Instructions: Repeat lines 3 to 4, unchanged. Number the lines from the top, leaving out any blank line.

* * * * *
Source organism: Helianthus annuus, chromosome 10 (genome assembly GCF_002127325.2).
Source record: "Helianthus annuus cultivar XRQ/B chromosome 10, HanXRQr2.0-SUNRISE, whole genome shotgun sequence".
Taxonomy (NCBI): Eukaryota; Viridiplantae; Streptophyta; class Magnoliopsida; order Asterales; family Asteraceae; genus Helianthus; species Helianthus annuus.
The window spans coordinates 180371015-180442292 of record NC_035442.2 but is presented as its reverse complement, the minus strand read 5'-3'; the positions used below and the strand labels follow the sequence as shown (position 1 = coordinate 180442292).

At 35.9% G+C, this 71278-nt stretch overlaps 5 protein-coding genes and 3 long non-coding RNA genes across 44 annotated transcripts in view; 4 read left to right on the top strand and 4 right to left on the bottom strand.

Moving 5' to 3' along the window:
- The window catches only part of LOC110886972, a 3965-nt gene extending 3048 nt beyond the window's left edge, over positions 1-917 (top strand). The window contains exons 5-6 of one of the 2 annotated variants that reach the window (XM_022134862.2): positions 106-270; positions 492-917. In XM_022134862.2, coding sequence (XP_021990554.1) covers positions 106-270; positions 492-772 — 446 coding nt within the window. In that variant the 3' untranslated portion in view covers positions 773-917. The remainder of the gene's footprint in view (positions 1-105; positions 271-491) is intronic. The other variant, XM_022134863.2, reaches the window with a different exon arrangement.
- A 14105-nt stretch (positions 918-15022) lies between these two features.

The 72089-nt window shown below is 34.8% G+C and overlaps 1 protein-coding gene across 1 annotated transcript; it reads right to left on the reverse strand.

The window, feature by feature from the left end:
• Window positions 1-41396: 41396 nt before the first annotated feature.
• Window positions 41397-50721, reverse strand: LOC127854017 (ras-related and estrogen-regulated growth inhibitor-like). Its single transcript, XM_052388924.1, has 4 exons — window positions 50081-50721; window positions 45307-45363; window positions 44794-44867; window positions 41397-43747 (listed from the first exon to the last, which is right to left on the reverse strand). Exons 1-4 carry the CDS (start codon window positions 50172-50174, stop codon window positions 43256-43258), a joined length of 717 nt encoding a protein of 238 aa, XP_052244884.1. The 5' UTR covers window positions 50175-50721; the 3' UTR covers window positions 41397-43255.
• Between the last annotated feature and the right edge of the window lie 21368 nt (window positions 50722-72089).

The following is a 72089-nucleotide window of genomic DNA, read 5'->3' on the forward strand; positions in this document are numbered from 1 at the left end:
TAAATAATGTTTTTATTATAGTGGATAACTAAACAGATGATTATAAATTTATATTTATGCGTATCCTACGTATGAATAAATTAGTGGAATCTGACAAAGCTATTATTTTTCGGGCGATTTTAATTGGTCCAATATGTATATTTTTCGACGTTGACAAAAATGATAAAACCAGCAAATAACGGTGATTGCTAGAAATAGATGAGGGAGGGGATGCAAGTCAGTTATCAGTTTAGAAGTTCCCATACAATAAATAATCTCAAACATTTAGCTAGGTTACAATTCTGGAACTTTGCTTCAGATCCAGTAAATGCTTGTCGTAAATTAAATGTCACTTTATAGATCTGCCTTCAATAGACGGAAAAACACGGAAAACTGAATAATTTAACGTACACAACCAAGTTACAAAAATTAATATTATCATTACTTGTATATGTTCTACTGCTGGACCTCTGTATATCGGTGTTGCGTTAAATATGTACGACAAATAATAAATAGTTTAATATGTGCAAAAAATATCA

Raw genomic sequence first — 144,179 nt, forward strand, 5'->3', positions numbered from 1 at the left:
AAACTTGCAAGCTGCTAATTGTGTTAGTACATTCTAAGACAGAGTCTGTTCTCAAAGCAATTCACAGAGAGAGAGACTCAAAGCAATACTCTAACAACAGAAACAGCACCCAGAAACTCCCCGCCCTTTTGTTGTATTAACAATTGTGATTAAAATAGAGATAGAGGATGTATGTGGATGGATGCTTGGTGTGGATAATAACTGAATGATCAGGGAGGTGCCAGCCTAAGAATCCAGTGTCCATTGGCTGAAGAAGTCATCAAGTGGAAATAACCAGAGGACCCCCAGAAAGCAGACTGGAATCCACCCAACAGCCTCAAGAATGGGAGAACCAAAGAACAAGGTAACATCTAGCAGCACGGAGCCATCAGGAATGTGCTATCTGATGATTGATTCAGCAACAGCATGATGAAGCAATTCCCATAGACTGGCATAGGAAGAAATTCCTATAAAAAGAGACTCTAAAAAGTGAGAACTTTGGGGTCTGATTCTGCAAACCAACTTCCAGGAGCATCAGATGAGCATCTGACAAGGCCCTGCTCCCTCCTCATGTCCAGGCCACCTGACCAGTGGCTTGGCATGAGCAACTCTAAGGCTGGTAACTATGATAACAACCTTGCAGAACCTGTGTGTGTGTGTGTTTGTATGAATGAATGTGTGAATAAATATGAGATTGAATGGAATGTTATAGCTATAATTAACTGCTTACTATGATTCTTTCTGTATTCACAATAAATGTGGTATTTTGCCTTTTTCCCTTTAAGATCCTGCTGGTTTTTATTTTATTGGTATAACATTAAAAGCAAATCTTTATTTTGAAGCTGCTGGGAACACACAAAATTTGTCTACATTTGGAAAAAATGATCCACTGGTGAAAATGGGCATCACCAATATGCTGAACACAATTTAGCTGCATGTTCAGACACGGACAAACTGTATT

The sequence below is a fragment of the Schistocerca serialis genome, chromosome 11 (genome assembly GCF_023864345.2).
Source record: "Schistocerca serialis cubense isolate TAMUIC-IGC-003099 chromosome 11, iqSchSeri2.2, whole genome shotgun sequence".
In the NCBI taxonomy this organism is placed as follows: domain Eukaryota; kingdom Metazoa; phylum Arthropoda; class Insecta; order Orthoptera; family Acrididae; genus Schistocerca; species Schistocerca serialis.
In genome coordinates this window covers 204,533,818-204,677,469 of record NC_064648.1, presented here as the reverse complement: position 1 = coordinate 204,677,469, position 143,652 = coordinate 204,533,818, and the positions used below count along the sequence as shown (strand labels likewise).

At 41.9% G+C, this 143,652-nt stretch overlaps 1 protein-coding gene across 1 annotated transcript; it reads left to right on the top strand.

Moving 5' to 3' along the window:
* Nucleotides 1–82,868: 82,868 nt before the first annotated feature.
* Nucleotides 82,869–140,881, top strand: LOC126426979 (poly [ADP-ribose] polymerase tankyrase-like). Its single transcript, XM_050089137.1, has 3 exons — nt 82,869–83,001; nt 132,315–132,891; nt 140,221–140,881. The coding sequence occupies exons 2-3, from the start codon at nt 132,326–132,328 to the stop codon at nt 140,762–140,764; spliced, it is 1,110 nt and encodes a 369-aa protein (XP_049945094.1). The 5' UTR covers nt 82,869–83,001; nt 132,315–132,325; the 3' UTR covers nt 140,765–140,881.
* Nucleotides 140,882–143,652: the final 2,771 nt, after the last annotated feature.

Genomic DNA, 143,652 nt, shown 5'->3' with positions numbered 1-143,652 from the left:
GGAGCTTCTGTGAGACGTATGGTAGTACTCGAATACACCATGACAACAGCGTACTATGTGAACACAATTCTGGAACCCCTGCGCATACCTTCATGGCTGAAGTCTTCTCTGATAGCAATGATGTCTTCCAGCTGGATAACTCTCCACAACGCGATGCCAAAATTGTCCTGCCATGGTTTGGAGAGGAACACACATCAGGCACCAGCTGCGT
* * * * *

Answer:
Taxonomy (NCBI): Eukaryota; Viridiplantae; Streptophyta; class Magnoliopsida; order Asterales; family Asteraceae; genus Helianthus; species Helianthus annuus.
The window spans coordinates 180371015-180442292 of record NC_035442.2 but is presented as its reverse complement, the minus strand read 5'-3'; the positions used below and the strand labels follow the sequence as shown (position 1 = coordinate 180442292).